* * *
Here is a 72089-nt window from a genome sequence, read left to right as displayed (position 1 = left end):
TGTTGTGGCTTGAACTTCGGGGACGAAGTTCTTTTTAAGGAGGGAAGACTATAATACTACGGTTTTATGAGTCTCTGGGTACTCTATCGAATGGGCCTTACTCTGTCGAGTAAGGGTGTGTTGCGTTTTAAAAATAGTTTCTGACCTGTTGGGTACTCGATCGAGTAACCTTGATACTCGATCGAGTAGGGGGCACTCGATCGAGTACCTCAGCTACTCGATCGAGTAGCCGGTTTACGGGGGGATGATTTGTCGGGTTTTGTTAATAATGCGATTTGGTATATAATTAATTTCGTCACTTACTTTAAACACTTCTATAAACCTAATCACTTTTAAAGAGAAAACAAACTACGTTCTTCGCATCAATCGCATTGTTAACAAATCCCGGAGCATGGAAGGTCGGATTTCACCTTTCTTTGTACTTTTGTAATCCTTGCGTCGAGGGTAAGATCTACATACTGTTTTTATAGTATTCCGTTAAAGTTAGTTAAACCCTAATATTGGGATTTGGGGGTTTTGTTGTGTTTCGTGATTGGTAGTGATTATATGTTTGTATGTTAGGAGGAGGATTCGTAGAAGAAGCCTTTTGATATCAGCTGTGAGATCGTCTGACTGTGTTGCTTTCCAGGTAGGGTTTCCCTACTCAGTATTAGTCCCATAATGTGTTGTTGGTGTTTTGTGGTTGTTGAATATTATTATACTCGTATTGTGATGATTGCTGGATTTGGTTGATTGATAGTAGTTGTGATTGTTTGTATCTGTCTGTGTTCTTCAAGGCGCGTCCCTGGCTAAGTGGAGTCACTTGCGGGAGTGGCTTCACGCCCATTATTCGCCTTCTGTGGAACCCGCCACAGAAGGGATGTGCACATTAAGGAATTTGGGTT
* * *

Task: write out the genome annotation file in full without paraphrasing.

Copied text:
Here is a 72089-nt window from a genome sequence, read left to right as displayed (position 1 = left end):
TGTTGTGGCTTGAACTTCGGGGACGAAGTTCTTTTTAAGGAGGGAAGACTATAATACTACGGTTTTATGAGTCTCTGGGTACTCTATCGAATGGGCCTTACTCTGTCGAGTAAGGGTGTGTTGCGTTTTAAAAATAGTTTCTGACCTGTTGGGTACTCGATCGAGTAACCTTGATACTCGATCGAGTAGGGGGCACTCGATCGAGTACCTCAGCTACTCGATCGAGTAGCCGGTTTACGGGGGGATGATTTGTCGGGTTTTGTTAATAATGCGATTTGGTATATAATTAATTTCGTCACTTACTTTAAACACTTCTATAAACCTAATCACTTTTAAAGAGAAAACAAACTACGTTCTTCGCATCAATCGCATTGTTAACAAATCCCGGAGCATGGAAGGTCGGATTTCACCTTTCTTTGTACTTTTGTAATCCTTGCGTCGAGGGTAAGATCTACATACTGTTTTTATAGTATTCCGTTAAAGTTAGTTAAACCCTAATATTGGGATTTGGGGGTTTTGTTGTGTTTCGTGATTGGTAGTGATTATATGTTTGTATGTTAGGAGGAGGATTCGTAGAAGAAGCCTTTTGATATCAGCTGTGAGATCGTCTGACTGTGTTGCTTTCCAGGTAGGGTTTCCCTACTCAGTATTAGTCCCATAATGTGTTGTTGGTGTTTTGTGGTTGTTGAATATTATTATACTCGTATTGTGATGATTGCTGGATTTGGTTGATTGATAGTAGTTGTGATTGTTTGTATCTGTCTGTGTTCTTCAAGGCGCGTCCCTGGCTAAGTGGAGTCACTTGCGGGAGTGGCTTCACGCCCATTATTCGCCTTCTGTGGAACCCGCCACAGAAGGGATGTGCACATTAAGGAATTTGGGTT